Faced with declining contributions from members and private foundations, leaders of the 70-year-old NAACP have decided to rely more heavily on corporate aid for financial support.
That decision was underscored today by an announcement that the NAACP's 1979 fund-raising campaign will be chaired by William M. Ellinghaus, vice chairman and president-elect of the American Telephone & Telegraph Co.
Also, officials of the Mobil Oil Co. said today that, at the NAACP's request, they have sponsored a series of advertisements in the nation's major newspapers urging businessmen and others to contribute to the NAACP, the nation's oldest and largest civil rights organization.
The first Mobil advertisement appeared last week in The New York Times. It is scheduled to run this week in The Washington Post and The Washington Star, The Wall Street Journal, Los Angeles Times, Chicago Tribune, Boston Globe and Christian Science Monitor.
NAACP executive director Benjamin L. Hooks, speaking to reporters after the initial sessions of the organization's annual board meeting here, said he is aware that the Ellinghaus appointment and the Mobil ad campaign will draw charges that the NAACP is "in the pocket of the corporations." But he said those charges would be untrue.
"We're going to the businesses saying: 'Look, you're not giving us anything. You're making an investment in the future of this country.'
"The businesses know that by supporting us they are supporting an organization that is working for change within the system rather than one that is tearing the system down," Hooks said. He added, "some of the more enlightened leaders in race relations are in the business community, especially in the automobile industry... but they understand that we are not obligated to them and that we may have to put a picket line in front of their place tomorrow morning."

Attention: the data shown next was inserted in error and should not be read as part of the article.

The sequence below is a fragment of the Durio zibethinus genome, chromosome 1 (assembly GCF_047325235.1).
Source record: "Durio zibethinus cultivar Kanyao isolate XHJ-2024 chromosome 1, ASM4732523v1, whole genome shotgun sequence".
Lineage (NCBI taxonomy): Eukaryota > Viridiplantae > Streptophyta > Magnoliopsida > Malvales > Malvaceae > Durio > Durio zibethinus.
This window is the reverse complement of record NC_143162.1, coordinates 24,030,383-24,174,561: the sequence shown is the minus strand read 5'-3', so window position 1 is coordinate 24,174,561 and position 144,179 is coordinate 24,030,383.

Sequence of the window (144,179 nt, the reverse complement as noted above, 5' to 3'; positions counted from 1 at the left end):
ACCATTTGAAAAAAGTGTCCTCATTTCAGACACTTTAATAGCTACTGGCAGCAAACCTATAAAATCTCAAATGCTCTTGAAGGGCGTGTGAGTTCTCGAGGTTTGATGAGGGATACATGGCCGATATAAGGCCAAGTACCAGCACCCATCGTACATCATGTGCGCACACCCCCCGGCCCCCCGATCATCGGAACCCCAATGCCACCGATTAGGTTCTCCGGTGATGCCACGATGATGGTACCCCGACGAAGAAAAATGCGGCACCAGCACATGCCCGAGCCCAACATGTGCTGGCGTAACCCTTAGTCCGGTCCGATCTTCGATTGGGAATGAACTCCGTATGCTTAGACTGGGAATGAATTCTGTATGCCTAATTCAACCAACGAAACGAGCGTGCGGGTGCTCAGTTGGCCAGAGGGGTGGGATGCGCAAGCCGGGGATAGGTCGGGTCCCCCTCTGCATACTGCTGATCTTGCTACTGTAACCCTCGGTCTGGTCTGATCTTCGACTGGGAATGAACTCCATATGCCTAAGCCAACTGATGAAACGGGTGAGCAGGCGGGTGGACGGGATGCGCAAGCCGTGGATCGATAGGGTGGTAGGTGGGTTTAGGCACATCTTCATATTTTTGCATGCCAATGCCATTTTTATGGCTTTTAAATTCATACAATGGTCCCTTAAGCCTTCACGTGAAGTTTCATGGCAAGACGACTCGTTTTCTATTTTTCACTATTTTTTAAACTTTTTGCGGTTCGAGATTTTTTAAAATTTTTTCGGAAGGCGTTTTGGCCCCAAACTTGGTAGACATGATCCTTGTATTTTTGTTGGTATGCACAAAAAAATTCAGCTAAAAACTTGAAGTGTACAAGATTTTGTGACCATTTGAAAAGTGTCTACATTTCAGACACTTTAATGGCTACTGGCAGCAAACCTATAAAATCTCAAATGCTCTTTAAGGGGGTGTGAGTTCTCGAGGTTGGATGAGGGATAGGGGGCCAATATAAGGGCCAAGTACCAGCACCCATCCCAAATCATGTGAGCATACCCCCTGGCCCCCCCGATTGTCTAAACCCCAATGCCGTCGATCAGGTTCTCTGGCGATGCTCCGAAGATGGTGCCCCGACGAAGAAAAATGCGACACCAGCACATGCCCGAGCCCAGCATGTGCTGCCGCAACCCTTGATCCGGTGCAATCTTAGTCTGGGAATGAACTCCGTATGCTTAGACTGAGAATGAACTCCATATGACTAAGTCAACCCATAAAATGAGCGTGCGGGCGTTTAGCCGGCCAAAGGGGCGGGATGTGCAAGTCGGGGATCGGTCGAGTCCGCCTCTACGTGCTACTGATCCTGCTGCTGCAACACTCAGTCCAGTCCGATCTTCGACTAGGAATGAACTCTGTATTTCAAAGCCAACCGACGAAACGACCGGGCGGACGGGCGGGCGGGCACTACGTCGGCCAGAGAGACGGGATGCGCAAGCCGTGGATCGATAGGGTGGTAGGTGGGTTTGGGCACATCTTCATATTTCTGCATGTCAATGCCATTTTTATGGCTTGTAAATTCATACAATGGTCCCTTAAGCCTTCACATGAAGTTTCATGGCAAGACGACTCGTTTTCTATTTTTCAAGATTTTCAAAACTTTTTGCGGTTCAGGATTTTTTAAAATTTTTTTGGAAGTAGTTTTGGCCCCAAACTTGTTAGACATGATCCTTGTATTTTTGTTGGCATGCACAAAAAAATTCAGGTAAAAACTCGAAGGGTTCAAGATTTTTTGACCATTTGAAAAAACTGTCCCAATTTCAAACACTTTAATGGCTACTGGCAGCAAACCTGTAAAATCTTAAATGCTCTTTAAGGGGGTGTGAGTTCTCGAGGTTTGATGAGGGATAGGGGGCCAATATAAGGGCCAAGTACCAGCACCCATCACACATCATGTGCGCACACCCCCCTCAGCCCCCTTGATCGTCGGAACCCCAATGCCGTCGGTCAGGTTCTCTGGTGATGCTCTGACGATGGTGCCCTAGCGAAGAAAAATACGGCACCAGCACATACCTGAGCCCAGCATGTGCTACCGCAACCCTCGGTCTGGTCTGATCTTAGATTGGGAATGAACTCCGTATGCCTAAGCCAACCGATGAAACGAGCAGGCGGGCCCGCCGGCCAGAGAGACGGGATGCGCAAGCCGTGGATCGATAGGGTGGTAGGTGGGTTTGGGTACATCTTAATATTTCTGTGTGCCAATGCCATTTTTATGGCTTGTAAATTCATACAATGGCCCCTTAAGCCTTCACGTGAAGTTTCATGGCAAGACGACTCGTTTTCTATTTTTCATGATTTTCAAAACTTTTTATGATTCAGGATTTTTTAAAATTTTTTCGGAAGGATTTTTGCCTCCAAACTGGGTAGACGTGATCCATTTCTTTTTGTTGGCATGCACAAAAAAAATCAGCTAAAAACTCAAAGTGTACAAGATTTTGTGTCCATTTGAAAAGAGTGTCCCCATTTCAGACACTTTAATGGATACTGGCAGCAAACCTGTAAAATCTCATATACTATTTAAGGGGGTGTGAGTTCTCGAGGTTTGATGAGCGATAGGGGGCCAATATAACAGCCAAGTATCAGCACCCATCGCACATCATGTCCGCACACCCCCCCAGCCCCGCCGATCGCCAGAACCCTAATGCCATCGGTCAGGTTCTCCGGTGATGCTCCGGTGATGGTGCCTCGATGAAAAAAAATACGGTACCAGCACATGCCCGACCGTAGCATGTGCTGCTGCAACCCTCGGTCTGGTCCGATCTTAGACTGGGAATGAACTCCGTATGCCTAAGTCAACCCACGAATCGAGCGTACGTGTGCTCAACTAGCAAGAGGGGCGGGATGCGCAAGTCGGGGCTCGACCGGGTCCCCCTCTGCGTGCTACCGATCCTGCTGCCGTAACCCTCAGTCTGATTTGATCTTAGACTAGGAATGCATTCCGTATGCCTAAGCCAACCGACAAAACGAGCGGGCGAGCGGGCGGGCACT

Evidence that the NAACP is depending more on businesses for support is shown in a summary of its fiscal 1978 fund-raising efforts, made available to reporters today.
Individual contributions yielded $800,000 in the last fiscal year, compared with an estimated $850,000 contributed by corporations. Some $780,000 came from private foundations, and $247,000 came from "other" sources.
In the previous fiscal year, 1977, individual contributions yielded $978,000; foundations contributed $824,000, corporations $595,000 and others $378,000.
Hooks said today that he would like to maintain at least a 50-50 giving ratio between black and white contributors. Currently about 60 percent of all contributions come from blacks and 40 percent come from whites, he said.
But the gifts were not enough to keep the NAACP from sliding $680,000 into the hole in the last two years, Hooks said. The organization was so financially strapped that it had to mount an emergency appeal for funds in the last three months.
Hooks said the emergency appeal brought in $80,000 from corporations, $100,000 from black churches and another $100,000 from the black community at large. He said he hopes that the Mobil ad will help to raise additional revenue.
"We think the ad was a legitimate response to a very real and very important problem," Hooks said."We had been talking to a number of companies about our emergency appeal, and this is what Mobil decided they could do to help us."
Some NAACP officials said privately today that the Mobil ad used softer language than they would have liked in urging potential contributors to help the NAACP out of ts financial difficulties. Others complained that the ad did not include an address where contributors should send their money. But most were grateful.
A Mobil spokesman said: "We are longtime friends of and contributors to the NAACP.... This ad came about as a result of a special request, and we were delighted to help."